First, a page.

The Copyright Office has just released a Notice of Inquiry asking whether Federal protection should be extended to sound recordings recorded prior to 1972. A sound recording is a song as recorded by a particular artist. Sound recordings were first protected under Federal law in 1972. Prior to that, unauthorized recordings or reproductions of an artist's recoding were policed under various state criminal and civil law. While the Copyright Act has provided for the protection of pre-1972 sound recordings first registered in other countries, US sound recordings recorded prior to 1972, have not received Federal copyright protections. Many have assumed that this also exempts pre-1972 sound recordings from royalty requirements under Section 114 of the Copyright Act - i.e. the royalties paid by Internet and satellite radio and other digital music providers under the statutory license. How would a change in the law affect Internet radio operators?

That is one of the questions that is asked by the Notice of Inquiry. Many Internet radio operators have not excluded pre-1972 recordings from royalty payments based on any exception that may exist for pre-1972 sound recordings, as the possibility has not been widely publicized. Moreover, some copyright holders have suggested that the digitization of older songs may somehow bring pre-1972 recordings under the coverage of the Copyright Act, or that there may be state remedies that are somehow the equivalent of the Federal public performance right. Others may just not want to go to the trouble of determining which copyrighted songs are subject to the Uruguay Round Agreements Act (making the non-US pre-1972 sound recordings subject to US Federal law). The Copyright Office's Notice of Inquiry asks what impact the inclusion of pre-1972 sound recordings would have on many undertakings - including the archiving and restoration of sound recordings, and on the current benefits that copyright holders and others enjoy under state laws. In addition, it asks about the benefits and issues that would arise under Section 114 of the Copyright Act - the section that sets out the statutory license under which most Internet radio companies operate.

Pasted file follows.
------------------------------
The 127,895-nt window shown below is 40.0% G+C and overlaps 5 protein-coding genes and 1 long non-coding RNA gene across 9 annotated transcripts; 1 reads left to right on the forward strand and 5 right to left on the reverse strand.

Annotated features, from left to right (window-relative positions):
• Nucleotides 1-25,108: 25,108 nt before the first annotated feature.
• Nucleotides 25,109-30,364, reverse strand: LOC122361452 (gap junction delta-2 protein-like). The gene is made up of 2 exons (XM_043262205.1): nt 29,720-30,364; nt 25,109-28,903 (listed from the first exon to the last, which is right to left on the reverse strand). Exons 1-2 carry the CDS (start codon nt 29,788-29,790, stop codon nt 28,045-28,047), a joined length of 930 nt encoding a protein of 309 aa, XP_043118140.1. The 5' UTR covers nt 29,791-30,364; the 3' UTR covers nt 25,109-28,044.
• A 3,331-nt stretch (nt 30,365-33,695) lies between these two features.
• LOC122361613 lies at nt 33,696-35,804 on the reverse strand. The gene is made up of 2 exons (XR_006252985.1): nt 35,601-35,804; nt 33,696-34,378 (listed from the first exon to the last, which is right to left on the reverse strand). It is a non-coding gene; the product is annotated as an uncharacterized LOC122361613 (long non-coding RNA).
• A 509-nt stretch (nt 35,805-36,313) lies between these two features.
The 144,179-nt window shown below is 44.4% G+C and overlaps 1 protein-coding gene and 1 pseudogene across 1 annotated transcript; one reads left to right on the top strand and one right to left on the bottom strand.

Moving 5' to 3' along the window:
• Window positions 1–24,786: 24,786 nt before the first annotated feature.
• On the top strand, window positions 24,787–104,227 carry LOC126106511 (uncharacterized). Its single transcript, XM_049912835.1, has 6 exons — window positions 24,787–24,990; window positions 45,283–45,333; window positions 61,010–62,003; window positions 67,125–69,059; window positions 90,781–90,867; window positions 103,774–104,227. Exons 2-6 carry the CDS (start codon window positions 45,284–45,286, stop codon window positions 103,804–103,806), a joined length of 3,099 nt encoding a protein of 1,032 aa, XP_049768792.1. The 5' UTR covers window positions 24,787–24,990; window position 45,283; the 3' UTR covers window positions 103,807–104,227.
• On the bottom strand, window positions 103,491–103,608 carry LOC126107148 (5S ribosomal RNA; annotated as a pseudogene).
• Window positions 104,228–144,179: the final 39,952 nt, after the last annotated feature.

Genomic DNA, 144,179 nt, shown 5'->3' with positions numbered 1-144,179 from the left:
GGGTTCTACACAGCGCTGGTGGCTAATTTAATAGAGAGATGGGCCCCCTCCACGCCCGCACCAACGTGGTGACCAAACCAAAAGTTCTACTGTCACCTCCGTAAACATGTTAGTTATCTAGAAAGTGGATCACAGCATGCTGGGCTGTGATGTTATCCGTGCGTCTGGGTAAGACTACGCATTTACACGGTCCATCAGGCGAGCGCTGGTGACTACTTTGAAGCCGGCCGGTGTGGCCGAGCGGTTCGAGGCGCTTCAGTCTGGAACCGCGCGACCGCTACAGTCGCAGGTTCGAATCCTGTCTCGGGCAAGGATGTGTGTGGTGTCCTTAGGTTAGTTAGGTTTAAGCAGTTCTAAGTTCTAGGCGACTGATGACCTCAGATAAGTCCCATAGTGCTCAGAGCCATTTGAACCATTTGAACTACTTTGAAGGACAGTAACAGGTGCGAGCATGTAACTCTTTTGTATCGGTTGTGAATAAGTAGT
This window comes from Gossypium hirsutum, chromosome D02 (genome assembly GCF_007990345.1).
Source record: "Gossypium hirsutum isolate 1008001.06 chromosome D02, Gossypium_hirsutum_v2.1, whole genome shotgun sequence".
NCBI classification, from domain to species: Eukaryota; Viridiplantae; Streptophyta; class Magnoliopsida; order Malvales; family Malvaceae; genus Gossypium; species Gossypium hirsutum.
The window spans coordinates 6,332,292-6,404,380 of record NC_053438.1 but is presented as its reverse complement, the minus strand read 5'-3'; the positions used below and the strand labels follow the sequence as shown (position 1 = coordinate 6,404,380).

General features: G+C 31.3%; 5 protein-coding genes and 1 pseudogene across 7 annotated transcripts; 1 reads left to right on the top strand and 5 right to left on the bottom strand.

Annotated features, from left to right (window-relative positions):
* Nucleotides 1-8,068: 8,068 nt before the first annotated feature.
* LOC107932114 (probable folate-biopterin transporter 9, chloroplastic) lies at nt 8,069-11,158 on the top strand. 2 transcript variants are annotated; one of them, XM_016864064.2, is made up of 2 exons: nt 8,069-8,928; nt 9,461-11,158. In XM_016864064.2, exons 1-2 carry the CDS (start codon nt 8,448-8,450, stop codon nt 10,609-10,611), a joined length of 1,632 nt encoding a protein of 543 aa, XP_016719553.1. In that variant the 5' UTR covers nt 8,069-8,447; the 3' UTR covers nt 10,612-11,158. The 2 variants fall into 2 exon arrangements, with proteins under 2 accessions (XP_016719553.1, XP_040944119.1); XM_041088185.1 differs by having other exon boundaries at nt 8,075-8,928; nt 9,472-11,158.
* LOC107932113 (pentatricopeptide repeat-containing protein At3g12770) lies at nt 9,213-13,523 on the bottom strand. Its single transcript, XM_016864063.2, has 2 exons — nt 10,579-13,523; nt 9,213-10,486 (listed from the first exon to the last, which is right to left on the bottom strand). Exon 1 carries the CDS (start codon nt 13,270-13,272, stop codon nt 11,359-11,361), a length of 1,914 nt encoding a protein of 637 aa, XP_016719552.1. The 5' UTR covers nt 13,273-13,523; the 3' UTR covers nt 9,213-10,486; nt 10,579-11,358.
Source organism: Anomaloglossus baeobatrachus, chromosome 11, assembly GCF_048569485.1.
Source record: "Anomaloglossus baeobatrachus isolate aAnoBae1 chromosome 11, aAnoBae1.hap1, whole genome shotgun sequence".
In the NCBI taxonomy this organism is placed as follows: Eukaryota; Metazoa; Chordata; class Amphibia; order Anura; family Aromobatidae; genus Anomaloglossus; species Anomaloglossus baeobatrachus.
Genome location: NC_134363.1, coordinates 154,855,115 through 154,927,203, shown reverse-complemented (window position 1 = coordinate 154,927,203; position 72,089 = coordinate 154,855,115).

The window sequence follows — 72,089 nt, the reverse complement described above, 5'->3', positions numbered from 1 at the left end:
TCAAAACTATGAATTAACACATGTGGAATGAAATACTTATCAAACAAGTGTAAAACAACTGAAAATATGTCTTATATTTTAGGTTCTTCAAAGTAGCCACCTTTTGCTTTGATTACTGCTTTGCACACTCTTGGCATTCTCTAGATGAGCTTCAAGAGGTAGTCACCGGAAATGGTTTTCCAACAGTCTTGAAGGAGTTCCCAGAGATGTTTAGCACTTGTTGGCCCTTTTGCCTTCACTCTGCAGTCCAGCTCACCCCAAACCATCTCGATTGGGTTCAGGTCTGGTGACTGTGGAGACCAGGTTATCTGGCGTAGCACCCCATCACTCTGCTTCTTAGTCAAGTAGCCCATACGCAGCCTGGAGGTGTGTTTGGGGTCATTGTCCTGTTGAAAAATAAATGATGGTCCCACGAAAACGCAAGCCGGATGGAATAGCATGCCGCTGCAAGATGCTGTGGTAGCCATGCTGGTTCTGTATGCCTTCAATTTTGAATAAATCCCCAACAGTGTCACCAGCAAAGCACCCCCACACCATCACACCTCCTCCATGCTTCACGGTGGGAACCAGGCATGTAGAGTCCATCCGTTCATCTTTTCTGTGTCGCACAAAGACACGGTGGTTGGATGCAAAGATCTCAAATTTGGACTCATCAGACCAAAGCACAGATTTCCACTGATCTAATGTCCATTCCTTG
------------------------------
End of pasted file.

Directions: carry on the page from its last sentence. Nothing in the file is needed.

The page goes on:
This is a complicated issue, and Internet radio operators should carefully consider, with counsel, the issue of whether Section 114 royalties are due for pre-1972 sound recordings. The issues raised in the Notice shows how complex this issue is, and the question of what to do with pre-1972 sound recordings cannot be resolved by the Copyright Office itself. Any change in the Copyright Act to fully address the Federal laws that would apply to these sound recordings would have to be made by Congress. The comments filed in this proceeding will help inform the record that will be created in connection with the Copyright Office making a recommendation to Congress about any suggested change in the law. Comments on this issue are due on December 20, with replies 30 days later.